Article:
Rescuing “Equine Rescue”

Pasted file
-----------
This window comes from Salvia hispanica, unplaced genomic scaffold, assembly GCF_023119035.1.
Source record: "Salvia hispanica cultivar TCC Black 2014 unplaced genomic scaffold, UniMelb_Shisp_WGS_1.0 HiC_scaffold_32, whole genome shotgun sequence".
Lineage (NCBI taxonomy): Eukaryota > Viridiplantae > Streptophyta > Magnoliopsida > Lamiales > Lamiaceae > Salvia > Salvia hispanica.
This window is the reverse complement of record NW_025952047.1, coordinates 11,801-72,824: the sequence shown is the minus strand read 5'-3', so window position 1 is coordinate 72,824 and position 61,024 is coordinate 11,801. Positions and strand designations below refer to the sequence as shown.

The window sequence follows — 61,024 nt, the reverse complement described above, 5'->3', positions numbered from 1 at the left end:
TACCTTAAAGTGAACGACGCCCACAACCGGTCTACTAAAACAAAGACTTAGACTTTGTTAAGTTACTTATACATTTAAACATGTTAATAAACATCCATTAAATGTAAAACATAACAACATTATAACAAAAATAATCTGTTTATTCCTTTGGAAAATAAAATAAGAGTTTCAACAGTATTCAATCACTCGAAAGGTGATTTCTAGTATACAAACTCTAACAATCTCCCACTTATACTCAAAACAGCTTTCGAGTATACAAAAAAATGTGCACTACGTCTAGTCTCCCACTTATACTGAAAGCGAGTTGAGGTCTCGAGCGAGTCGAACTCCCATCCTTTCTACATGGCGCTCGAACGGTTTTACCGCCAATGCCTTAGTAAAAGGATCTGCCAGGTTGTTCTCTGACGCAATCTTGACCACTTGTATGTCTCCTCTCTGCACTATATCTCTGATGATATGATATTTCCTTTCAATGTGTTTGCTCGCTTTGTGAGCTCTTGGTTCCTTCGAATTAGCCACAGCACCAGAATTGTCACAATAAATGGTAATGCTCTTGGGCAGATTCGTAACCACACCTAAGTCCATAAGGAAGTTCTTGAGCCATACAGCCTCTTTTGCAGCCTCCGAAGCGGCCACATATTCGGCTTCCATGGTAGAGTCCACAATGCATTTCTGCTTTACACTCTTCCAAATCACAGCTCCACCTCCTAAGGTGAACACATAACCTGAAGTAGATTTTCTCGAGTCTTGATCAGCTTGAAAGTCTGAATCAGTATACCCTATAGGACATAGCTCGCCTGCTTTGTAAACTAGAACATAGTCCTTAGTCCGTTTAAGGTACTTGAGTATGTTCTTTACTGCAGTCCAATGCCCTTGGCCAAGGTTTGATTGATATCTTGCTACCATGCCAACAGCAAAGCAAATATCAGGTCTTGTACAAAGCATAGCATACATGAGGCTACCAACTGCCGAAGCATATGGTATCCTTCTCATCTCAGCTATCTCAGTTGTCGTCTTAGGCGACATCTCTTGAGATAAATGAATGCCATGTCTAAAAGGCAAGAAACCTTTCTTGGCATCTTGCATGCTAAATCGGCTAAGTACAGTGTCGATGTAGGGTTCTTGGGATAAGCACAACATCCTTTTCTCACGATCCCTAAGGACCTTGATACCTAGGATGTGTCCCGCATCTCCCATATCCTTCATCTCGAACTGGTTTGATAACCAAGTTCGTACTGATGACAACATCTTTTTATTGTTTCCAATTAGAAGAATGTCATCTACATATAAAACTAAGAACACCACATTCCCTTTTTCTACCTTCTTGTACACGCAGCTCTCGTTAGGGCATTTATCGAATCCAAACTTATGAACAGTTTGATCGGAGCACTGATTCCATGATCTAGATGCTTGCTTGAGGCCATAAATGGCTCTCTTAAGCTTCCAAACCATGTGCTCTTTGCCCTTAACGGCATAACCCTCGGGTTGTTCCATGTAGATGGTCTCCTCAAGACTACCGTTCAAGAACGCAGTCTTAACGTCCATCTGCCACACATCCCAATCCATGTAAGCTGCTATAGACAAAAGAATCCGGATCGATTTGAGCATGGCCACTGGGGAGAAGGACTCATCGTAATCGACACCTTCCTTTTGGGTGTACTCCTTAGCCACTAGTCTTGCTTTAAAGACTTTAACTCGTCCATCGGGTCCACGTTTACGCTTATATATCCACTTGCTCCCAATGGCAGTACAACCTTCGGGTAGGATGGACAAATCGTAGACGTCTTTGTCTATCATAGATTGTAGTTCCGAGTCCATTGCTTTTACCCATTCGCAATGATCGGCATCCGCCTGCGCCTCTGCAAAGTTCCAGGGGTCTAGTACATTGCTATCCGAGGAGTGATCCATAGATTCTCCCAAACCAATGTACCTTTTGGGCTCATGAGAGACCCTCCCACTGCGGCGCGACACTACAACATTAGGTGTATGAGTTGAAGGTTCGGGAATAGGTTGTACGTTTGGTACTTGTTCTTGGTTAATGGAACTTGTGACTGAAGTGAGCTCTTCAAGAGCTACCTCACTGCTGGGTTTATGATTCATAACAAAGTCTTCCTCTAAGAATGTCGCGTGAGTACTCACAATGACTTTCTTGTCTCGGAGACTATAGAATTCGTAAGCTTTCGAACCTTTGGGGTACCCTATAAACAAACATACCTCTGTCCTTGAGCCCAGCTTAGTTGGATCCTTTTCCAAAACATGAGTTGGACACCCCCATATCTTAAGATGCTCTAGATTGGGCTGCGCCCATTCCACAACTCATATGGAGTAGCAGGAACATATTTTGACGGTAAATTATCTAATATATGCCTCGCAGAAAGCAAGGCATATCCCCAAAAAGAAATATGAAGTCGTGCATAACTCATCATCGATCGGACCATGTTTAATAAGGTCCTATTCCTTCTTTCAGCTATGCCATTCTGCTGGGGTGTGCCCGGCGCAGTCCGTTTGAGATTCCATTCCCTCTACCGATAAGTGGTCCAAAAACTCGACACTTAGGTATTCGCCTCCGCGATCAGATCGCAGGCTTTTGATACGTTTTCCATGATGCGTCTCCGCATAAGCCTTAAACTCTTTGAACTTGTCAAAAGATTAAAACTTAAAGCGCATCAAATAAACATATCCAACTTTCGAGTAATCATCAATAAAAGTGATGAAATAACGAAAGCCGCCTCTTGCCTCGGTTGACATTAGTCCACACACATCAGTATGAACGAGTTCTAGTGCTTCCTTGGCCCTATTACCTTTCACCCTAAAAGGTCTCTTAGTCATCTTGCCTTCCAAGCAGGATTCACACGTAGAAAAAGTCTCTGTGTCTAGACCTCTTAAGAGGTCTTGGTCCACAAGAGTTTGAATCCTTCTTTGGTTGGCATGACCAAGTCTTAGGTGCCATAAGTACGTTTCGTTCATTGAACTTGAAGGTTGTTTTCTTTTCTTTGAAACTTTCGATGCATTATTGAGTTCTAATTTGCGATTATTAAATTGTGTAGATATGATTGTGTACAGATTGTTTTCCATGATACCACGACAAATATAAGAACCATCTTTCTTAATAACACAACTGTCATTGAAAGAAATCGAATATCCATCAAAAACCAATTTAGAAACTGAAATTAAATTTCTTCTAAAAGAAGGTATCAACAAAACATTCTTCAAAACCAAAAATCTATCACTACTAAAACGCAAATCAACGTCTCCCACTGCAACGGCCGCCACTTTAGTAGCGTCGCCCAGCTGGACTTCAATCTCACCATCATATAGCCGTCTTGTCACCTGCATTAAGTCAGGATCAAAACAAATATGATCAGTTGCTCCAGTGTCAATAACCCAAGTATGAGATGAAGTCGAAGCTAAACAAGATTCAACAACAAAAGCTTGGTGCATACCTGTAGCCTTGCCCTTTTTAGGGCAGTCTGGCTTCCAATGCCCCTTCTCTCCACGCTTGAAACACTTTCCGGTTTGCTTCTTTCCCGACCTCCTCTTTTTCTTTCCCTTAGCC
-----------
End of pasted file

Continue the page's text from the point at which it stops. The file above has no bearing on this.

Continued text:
Submitted by Bill W1UUQ – Unbeknownst to me a neighbor had a son who worked at the Santa Barbara Humane Society (HS). In a chance meeting I asked many questions about animal and equine rescue during states of disasters or emergencies. With literally hundreds of animals to care for during an area evacuation I wondered how this group communicated with each other trying to save many horses and other personal pets. What I found was rather interesting. Also, if you are looking for vaccination at home for your pets, you can get them done from here! The Humane Society was using mobile and HT CB radio for baseline communications. CB units would be handed to volunteers with the expectation that they could get wide area communications. It did not quite work well this way. In a recent equine evacuation of 57 horses at the Circle-Bar-B ranch on Refugio Road pointed out the need for a mobile to base and mobile to mobile communications system that works in tight spaces and deep canyons. Local and State government has no means of equine or animal rescue therefore it relies upon local groups to handle the evacuation of animals. When a state of emergency exists the Humane Society will receive instructions for equine rescue from County Animal Control. The HS cannot technically operate on public-service channels but does have contact with County Animal Control by telephone and personal contact. From that point scores of resident volunteers take charge using horse trailers. Meanwhile the HS procedure is to set up a mobile command post at the Earl Warren Showgrounds to receive and house the animals if staging is required within the Santa Barbara to Goleta corridor. The command post also has an amateur radio transceiver but no procedures were ever established with how and when to use amateur radio operators. This would require the activation of many radio operators to man each position, many of whom do not have the required Disaster Service Worker identification. The HS personnel have a DSW ID card that allows a field directive by Animal Control to initiate animal rescue. However, a DSW-V volunteer card and swearing-in could be issued on the spot by a local official but all this takes up valuable time. After weighing many options I found it best to equip the HS with stand-alone VHF communications on a business-band repeater channel and not depend on amateurs… Continue reading